Jobs there if workers there

Some of us may not like the idea of stimulus money, but adding energy to a wellspring of science enhancing the U.S. Department of Energy cleanup of toxic nuclear byproducts is a real shot in the arm to our green energy future.

 

The job creation and economic opportunities for our community grow with the stimulus investment in projects at Savannah River Site, our world-class science lab. We must not squander or underestimate this economic force comparable to Research Triangle Park or Silicon Valley.

The Cold War left us with a pile of radioactive waste in underground tanks at the site. Production of nuclear materials for defense, research and medicine started there in 1951. The Savannah River National Laboratory lab, the current cleanup work and other facilities assure a future as an epicenter of research and development regarding nuclear and other forms of power.

The entire site and its work related to national security and energy are a national treasure.

Purging, cleaning and assuring safe disposal of waste stored in underground tanks from a bygone era is a national responsibility. The urgent attention to this is of great environmental and health concern locally, due to leaks that were found years ago in 12 of the 49 tanks. Closure of tanks has been ongoing and has a long timeline extending well into the future.

Ines Triay, the U.S. Department of Energy's assistant secretary for environmental management, visited to detail the care being taken, the progress to be made and to thank the unions and local workforce for being an easy sell for the added investment.

Hiring 3,000 new workers will make a difference. These nuclear jobs add to a current workforce of 11,000 at SRS. Seventy percent of the 6,000 working on cleanup came from the local workforce, and all would like to see that maintained or increased.

Nuclear engineers and construction workers are needed. The site has a full training program for technical jobs. Town meetings are ongoing to recruit and explain what is involved.

Dr. Triay went on to underline the world-class lab's role in today's world, and the place SRS holds as a microcosm of everything nuclear.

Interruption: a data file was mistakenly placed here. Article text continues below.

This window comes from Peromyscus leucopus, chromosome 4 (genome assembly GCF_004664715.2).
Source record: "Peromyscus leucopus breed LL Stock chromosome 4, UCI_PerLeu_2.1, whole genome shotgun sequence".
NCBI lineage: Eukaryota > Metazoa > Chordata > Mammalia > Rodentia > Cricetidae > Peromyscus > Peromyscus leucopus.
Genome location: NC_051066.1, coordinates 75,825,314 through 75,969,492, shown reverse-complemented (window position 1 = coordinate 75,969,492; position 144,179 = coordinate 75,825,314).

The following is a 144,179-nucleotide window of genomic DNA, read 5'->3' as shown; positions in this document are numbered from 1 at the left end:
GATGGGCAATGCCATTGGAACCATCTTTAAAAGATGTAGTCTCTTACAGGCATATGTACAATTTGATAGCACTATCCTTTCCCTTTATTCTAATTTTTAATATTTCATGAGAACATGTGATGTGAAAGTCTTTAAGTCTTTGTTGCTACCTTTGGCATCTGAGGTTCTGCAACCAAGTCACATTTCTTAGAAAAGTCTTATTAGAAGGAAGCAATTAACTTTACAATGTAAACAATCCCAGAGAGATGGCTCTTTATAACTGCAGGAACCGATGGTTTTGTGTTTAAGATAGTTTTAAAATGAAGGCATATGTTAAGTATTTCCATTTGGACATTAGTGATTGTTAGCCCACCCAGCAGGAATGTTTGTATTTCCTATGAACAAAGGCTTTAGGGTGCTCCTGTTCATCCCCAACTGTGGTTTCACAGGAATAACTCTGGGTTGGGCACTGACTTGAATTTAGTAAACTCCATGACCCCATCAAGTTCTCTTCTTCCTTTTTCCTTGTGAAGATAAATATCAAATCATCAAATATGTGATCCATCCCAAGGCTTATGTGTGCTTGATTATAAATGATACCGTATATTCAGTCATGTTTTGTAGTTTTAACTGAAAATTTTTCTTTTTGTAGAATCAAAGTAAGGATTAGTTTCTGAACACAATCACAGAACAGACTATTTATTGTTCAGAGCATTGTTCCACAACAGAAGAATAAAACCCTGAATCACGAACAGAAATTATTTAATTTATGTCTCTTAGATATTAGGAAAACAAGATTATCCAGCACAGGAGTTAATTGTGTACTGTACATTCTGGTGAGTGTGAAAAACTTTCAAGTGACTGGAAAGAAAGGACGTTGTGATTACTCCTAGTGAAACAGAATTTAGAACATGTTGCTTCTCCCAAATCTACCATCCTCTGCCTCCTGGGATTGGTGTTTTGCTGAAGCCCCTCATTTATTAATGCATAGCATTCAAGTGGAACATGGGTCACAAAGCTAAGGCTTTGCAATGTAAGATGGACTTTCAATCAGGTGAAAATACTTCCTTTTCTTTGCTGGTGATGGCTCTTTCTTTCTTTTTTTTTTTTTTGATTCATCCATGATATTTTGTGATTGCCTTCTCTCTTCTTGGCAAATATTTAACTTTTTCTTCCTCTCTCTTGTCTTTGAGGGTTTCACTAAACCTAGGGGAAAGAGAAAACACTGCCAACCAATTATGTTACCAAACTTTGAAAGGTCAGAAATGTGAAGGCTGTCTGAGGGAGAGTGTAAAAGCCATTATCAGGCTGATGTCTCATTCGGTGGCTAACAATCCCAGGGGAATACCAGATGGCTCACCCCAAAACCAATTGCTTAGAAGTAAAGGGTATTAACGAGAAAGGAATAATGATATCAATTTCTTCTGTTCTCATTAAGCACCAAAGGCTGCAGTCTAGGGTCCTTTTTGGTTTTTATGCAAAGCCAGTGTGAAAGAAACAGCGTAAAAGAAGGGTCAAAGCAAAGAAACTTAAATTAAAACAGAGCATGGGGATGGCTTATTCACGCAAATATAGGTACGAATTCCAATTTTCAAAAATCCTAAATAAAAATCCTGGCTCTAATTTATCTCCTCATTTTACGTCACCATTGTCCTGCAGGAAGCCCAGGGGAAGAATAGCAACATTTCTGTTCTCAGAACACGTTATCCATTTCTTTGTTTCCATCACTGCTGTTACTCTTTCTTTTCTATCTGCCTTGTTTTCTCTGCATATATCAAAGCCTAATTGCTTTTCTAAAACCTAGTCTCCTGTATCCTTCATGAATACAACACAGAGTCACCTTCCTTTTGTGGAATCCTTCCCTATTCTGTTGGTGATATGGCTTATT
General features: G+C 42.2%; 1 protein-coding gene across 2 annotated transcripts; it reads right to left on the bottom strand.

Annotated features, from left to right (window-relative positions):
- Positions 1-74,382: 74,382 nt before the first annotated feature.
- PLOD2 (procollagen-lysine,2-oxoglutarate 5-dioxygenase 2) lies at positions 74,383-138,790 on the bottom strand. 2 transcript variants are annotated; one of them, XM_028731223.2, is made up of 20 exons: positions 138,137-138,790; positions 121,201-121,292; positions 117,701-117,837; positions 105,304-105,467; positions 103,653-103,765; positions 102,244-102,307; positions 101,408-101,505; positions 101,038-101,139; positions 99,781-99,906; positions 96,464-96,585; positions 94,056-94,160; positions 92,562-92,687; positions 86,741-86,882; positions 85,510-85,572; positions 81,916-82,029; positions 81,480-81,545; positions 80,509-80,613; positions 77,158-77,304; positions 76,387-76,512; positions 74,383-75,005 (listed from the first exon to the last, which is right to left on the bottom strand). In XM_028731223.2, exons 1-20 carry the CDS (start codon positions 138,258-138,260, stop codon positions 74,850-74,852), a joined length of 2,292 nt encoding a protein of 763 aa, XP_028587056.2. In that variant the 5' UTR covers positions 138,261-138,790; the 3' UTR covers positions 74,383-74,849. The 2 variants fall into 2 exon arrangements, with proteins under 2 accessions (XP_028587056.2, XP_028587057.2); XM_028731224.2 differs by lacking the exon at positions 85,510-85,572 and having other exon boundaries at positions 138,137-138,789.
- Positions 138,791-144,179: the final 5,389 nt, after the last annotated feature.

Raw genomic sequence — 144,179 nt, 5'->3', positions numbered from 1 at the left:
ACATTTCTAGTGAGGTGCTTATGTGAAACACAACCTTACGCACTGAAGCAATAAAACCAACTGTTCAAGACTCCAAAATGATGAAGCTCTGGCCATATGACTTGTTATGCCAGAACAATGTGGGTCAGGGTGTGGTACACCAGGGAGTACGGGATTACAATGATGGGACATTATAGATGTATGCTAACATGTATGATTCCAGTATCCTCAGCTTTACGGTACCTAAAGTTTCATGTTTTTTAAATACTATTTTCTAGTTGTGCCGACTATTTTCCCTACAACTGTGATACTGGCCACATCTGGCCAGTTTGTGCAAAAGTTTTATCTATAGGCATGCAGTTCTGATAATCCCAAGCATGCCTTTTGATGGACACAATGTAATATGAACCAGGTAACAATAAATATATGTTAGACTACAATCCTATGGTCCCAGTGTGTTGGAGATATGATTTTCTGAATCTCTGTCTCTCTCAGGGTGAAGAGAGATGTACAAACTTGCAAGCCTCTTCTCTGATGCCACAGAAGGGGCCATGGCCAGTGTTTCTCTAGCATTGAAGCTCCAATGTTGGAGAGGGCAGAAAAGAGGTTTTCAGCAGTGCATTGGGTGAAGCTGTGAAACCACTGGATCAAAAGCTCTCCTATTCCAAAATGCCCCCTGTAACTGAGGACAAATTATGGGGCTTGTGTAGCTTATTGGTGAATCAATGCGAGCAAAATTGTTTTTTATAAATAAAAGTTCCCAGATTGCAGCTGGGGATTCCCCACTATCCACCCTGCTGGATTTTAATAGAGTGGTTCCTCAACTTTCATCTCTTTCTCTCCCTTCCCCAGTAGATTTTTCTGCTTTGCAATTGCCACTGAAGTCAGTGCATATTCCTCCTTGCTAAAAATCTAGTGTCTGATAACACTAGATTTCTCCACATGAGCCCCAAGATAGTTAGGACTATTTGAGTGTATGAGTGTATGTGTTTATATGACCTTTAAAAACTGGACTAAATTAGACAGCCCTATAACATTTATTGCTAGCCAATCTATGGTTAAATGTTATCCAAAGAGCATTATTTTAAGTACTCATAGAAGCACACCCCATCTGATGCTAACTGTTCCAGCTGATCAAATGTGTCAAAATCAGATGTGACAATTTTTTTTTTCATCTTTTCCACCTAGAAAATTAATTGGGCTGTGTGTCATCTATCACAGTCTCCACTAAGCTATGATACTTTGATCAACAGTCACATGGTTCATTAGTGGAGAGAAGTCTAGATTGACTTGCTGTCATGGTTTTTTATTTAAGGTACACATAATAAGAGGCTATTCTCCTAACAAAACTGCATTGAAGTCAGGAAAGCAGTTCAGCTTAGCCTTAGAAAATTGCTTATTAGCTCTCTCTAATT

This comes as a study commissioned by the SRS Community Reuse Organization indicates 10,000 of tomorrow's nuclear jobs may be in store for our region. This seems real, backed with progress seen at the Mixed Oxide Project facility. It is a $4.8 billion site to convert weapons-grade plutonium into reactor fuel, as part of mission to aid nuclear disarmament well into the 2030s. Plant Vogtle is moving forward with new reactors.

The opportunity for us is in question, however. If local officials and educational institutions do not act to enhance the creation of tomorrow's workforce, we will be a smaller part of these developments.

This is where area schools should focus in the coming years. We recognize the positives of A. R. Johnson Health Science and Engineering magnet school, but more is needed. Much more.

For our community, there has to be a commitment to transparency and safe operations in the cleanup. We commend the DOE's efforts here. The stimulus job creation is well served and timed well.

News about the possibilities for regional nuclear jobs should inspire action on an educational pipeline for jobs. The time is right to "tweak" prep school through post-grad programs on both sides of the river to feed this industry for Georgia and South Carolina's mutual benefit.

We encourage our delegation and national leaders to continue to build up SRS. Our opportunity and responsibility is to assure our children can become the workforce of tomorrow.

Let's strengthen our local economy with high-paying, technical jobs and keep moving forward urgently and carefully on the cleanup that will benefit us now and for many years to come.

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